Hawke's Bay equestrian businesses say the cancellation of this year's Land Rover Horse of the Year will hurt their finances for months to come.
After 48 hours of discussions, the event's board of directors announced the cancellation of the 2021 event due to Covid-19 uncertainty.
New Zealand's premier equestrian event, which was due to take place at Showgrounds Hawke's Bay Tomoana from March 9 to 14, attracts over 45,000 spectators, 1900 horses and 1500 riders.
Horse of the Year chairman Tim Aitken said the event costs over $2 million to stage, but its cancellation will see Hawke's Bay miss out on 11,000 visitors and their $5.29m of spending.
Aitken said the team worked tirelessly to find a way for the show to proceed, but the uncertainty left them with no choice but to cancel.
The chairman also cited sustainability worries, travel and time pressures for riders and the health and wellbeing of attendees.
Event manager Sophie Blake said the "heartbreaking" decision to cancel was not made lightly, with most expenses already having been incurred.
"We had over 160 trade retailer sites from all around New Zealand who are no longer able to sell to thousands of visitors," she said.
"However, a large proportion come from Auckland so we would have been missing a large part of the retail experience and we did not want to compromise on the show quality, or have retailers incur the cost of travelling to Hawke's Bay to find the levels didn't change and we couldn't go ahead."
Nick White, owner of Hastings-based business The Tackshop, said the store will lose close to a quarter of its yearly sales following the cancellation.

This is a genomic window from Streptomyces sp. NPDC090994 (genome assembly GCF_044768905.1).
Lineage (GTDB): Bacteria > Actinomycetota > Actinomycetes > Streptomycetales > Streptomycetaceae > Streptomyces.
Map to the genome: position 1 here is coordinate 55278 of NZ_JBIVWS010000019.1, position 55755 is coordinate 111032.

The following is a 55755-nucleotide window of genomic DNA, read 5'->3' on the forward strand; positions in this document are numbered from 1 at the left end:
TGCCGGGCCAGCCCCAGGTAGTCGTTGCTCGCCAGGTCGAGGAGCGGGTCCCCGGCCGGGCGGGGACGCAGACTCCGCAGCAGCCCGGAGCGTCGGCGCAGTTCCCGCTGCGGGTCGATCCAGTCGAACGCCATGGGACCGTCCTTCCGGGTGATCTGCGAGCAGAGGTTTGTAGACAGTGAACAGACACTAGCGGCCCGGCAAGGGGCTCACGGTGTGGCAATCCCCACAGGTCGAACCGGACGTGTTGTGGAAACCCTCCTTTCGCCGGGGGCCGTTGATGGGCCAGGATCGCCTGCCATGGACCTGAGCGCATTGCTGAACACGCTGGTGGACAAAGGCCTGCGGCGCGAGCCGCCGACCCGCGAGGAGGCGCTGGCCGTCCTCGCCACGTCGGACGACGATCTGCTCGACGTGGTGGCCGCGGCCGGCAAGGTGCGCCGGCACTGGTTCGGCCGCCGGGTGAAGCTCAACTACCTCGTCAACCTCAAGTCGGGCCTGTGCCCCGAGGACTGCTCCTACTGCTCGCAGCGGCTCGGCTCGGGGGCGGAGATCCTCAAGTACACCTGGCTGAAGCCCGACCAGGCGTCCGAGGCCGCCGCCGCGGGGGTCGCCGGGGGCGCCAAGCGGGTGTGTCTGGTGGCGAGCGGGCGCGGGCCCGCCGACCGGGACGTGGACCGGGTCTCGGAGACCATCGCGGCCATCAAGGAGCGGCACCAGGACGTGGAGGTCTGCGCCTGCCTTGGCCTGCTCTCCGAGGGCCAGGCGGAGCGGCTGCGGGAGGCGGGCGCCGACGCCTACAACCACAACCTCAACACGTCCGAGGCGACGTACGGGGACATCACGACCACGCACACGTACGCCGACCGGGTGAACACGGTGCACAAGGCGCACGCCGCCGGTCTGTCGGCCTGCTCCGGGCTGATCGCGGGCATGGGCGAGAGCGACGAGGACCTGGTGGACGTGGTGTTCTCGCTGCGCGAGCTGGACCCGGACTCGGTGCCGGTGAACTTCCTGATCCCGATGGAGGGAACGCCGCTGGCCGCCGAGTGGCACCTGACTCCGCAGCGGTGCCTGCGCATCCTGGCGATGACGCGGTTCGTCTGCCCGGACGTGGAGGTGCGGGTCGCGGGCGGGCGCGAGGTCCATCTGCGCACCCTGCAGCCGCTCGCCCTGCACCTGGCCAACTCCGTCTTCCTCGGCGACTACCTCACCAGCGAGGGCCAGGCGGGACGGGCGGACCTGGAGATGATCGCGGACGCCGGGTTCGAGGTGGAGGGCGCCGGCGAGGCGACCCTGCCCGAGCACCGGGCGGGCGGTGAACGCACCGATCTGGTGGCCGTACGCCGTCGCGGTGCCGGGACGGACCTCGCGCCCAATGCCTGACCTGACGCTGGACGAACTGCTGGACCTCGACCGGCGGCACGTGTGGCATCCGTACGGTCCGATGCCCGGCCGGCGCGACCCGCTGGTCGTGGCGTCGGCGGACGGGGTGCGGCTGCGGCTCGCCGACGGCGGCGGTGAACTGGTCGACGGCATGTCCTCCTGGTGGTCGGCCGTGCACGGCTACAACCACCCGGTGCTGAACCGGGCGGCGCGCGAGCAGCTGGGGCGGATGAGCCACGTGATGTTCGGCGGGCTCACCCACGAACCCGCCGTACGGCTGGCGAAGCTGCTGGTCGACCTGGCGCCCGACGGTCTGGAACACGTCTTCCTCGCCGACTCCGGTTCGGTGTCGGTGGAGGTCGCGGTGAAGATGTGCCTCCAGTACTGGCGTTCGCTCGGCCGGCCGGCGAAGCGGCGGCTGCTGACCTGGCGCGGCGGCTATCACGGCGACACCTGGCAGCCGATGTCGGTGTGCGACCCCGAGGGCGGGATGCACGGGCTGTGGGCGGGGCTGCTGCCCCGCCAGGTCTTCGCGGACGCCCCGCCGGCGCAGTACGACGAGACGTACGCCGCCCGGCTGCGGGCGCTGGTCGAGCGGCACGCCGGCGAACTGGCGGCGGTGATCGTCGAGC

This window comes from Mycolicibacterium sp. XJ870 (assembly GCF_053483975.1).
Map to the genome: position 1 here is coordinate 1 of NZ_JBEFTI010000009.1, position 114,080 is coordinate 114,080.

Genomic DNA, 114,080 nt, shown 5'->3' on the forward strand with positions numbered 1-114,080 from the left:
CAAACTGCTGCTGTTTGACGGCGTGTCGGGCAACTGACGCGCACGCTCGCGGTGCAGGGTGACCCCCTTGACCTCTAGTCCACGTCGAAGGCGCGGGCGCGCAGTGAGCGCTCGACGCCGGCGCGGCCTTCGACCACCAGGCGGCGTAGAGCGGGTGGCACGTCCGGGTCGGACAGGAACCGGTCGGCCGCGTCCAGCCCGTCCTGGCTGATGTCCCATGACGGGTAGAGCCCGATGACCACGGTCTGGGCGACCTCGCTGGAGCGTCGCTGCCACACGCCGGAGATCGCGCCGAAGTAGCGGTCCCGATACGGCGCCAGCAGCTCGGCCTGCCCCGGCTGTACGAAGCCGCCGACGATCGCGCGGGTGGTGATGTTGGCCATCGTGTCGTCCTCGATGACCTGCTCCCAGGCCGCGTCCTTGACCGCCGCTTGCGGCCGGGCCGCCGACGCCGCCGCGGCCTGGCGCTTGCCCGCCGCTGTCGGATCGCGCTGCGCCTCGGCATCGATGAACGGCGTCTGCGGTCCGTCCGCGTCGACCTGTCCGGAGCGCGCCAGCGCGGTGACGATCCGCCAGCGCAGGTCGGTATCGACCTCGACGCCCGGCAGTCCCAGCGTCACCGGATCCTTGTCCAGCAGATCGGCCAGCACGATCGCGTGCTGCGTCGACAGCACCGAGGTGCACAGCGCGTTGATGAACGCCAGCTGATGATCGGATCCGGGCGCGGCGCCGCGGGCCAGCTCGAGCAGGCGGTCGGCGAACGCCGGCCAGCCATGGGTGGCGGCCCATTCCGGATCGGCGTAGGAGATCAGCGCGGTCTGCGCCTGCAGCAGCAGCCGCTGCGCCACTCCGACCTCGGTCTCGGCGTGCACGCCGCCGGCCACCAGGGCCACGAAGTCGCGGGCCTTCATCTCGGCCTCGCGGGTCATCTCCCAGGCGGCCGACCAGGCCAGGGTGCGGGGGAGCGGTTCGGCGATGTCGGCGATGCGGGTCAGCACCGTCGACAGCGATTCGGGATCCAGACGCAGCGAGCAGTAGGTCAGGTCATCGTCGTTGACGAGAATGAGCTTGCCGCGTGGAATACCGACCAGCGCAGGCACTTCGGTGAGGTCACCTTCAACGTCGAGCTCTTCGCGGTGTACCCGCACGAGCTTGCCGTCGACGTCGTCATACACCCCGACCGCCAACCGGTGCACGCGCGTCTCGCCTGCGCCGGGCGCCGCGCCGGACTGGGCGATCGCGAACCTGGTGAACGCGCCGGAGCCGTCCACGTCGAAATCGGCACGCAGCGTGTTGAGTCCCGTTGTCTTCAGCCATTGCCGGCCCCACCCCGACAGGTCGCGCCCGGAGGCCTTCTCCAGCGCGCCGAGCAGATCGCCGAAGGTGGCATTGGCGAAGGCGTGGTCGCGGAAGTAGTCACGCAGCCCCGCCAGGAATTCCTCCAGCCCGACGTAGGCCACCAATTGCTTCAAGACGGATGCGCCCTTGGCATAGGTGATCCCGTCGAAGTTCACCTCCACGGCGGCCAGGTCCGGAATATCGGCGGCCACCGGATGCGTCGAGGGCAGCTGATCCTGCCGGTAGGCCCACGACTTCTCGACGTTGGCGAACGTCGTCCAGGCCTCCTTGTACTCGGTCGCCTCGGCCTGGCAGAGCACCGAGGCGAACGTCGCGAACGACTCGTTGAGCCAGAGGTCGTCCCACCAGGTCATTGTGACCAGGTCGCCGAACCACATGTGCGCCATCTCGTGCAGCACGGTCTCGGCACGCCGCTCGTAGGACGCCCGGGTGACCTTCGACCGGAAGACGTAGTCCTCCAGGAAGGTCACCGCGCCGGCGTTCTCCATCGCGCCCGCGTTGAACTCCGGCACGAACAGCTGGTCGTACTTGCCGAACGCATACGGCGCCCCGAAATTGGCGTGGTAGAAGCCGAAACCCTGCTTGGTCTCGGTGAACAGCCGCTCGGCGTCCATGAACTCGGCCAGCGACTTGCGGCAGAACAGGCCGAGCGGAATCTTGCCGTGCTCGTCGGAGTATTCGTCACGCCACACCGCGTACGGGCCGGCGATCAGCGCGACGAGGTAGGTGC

"We have a huge stall each year, which creates revenue equivalent of three months of regular in-store retail," he said.
"It's a major loss for us.
"We've already purchased several hundred thousand dollars' worth of stock, which we now need to try to sell in a different way."
All trade retailers will receive refunds, with ongoing discussions about how to help the trade sites sell excess stock.
Business Hawke's Bay CEO Carolyn Neville said businesses from restaurants and cafes, petrol stations, accommodation and retail will be "out of pocket".
"Stallholders at the event will be particularly hard hit as they will have stocked up in anticipation of good sales," she said.
"Hopefully they can find a way to sell that stock through online channels, and at good margins, or cancel orders with minimal losses."
Blake said organisers will be supporting businesses in the coming days and weeks as the impact will be "far-reaching".
White said online promotional help may be one way to solve the "stressful" period for equestrian businesses.
"We've heard there may be an online promotion of sorts to promote stores which can't sell. We need something to help us with our stock."
Hawke's Bay Tourism chief executive Hamish Saxton said since the move to alert level 2, the organisation has received calls from accommodation, hospitality and tourism operators amid cancellation concerns.
"This isn't a problem that is unique to Hawke's Bay, as we saw with Taupō's Nutri-Grain Ironman event unable to run this weekend and Wings Over Wairarapa air shows cut short last weekend," he said.
"However, as we have already seen before, this confidence does bounce back at an alert level 1 environment and visitors return; so we certainly look forward to a bigger and better Land Rover Horse of the Year in 2022."
Next year's event is already penned in for March 8 to 13, 2022.
Hastings mayor Sandra Hazlehurst said she looks forward to welcoming thousands of visitors to next year's event.
"While it's disappointing and a huge loss to our economy, we support the decision and hope to see everyone in 2022," she said.
All ticket holders will receive a full refund over the next week, while riders and exhibitors will be notified directly of the next steps.